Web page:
yes, definitely - the guy wrote a book about how schools need to be reformed, I guess my one sentence didn't manage to sum it up in its entirety.


Fair enough.


shlaifu wrote:
and yes, group assignments in the current system don't work. Think rather: teams have to come up with their own solutions to problems, like, build a machine that does something.


Interesting, but seems perhaps a bit too radical a change to be aiming for in the short term.


shlaifu wrote:
sorry. not my first language. groups need to compete with each other, wheras members within a group need to cooperate.


No worries, asked because that bit was confusing. And I get what you're saying (I think), but I don't think you can get rid of interpersonal aggression nor do I think even an environment that heavily emphasised cooperation would want to. It'd be beneficial not to have people maim and kill each other, but short of that, interpersonal aggression plays a useful role in testing each others mettle, fostering trust and testing boundaries. Maybe introduce some form of ritual combat? Like, boxing or wrestling matches?


shlaifu wrote:
soldiers are a bit of a special job, aren't they ... or rather: the battlefield is not really a part of modern society.


The battlefield is not a part of modern society, but soldiers aren't apart from modern society. They're fostered and trained within the society, and counted on by society to help maintain it. Even in peacetime, soldiers have to train and maintain their skills, and I can't imagine physical aggression not being a part of that.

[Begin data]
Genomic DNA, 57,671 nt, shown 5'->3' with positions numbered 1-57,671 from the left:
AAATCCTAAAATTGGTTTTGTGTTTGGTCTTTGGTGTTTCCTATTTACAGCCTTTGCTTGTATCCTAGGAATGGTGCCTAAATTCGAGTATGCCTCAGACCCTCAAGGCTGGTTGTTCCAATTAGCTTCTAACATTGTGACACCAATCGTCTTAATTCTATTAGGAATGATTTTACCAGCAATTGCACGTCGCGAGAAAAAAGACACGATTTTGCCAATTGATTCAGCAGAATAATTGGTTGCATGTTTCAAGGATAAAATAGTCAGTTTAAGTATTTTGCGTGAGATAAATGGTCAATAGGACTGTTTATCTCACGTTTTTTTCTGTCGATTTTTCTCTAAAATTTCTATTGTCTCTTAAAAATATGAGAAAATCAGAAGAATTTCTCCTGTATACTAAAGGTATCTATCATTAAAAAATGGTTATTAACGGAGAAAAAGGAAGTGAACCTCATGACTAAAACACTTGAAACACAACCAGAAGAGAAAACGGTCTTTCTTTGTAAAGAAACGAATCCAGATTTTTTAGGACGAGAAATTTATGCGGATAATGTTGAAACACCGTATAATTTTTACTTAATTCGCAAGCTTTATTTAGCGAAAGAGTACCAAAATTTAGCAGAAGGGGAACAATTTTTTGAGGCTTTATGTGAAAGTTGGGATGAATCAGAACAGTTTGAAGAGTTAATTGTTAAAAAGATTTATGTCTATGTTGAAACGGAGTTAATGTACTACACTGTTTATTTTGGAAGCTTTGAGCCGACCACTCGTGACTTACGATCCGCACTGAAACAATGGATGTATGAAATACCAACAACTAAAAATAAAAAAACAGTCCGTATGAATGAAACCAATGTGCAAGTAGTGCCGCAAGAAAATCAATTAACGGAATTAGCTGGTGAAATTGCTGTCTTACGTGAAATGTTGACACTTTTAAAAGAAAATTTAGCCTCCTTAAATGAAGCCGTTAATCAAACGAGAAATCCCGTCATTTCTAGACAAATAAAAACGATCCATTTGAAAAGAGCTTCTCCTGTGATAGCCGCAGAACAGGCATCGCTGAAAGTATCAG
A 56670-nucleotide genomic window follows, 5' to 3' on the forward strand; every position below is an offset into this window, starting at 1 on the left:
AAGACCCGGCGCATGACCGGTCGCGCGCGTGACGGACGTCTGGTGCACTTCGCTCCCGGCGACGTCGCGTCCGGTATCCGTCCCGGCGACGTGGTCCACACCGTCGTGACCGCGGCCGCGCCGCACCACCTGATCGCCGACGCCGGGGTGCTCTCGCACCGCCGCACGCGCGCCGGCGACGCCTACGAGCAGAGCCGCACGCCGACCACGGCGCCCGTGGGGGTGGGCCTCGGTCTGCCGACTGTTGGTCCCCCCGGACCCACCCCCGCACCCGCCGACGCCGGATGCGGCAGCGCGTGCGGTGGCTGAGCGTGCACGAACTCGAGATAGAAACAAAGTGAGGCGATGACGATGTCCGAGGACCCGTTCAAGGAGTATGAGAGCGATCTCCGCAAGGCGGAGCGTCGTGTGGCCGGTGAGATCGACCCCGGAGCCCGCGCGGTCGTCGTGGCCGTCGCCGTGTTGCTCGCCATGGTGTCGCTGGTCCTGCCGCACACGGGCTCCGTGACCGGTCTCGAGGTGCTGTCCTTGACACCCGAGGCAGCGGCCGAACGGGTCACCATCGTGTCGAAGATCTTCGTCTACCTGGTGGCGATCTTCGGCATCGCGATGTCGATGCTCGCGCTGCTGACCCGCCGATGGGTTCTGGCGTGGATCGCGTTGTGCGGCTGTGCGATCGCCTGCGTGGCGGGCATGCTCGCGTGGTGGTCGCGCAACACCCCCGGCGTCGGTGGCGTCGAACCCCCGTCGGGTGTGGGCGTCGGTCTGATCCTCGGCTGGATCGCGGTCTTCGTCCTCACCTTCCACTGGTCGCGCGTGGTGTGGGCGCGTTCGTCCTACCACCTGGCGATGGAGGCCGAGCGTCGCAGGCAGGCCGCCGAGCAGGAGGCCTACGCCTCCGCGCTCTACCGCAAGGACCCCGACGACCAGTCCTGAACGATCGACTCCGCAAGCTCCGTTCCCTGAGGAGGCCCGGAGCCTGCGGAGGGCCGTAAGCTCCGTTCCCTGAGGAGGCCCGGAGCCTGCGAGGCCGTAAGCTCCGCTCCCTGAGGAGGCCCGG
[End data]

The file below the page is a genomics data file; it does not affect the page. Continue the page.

shlaifu wrote:
Policemen -in the US- could probably do with a little less aggression - over here, I only ever get headlines of black people getting shot while taking a nap in a car....


The problem I see with US policing is severe under-training with an alarming emphasis on knee-jerk reactions with deadly force. For comparison, police training in the US is 6-9 months long. Over here it's 2 years, followed by a probationary period to assess suitability in real life circumstances. And our police is still far from perfect.


shlaifu wrote:
Regarding competitive everyday situations: well, yeah, it'd still be a good idea to foster an ability for teamwork in education, and not focus on individual competitiveness so much, don't you think?


Absolutely, I just think it'd be much more useful to use our tendency towards interpersonal aggression and competitiveness to foster cooperation than to pit them against each other.


shlaifu wrote:
About everyday situations in which a bit of aggression might be required: well ... where I live, when you punch someone, you'll end up having to pay damages... so ... knowing how to de-escalate situations is probably a good idea.


Well, paying damages and the like comes rather a long time after the fact. De-escalation is a wonderful first line of defense, but should that fail when someone is violent to me or someone I'm with, I'll not sit quietly by and tell them they'll have to pay damages.

I went to a very violent primary school, and I've done years of martial arts training. I've been punched and kicked a good bit more than the average person. And I think this is why I'm a lot more likely to try de-escalating a potentially violent situation; I know first hand how much it sucks to get punched and kicked. A person less familiar with violence won't have that aversion.


shlaifu wrote:
I don't think "toxic masculinity" is in any way a useful concept.


Agreed whole-heartedly.


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RetroGamer87
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25 Feb 2019, 6:44 am

Can't we just let people be who they are without shaming them for it?


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25 Feb 2019, 11:42 am

Humanity is a disorder...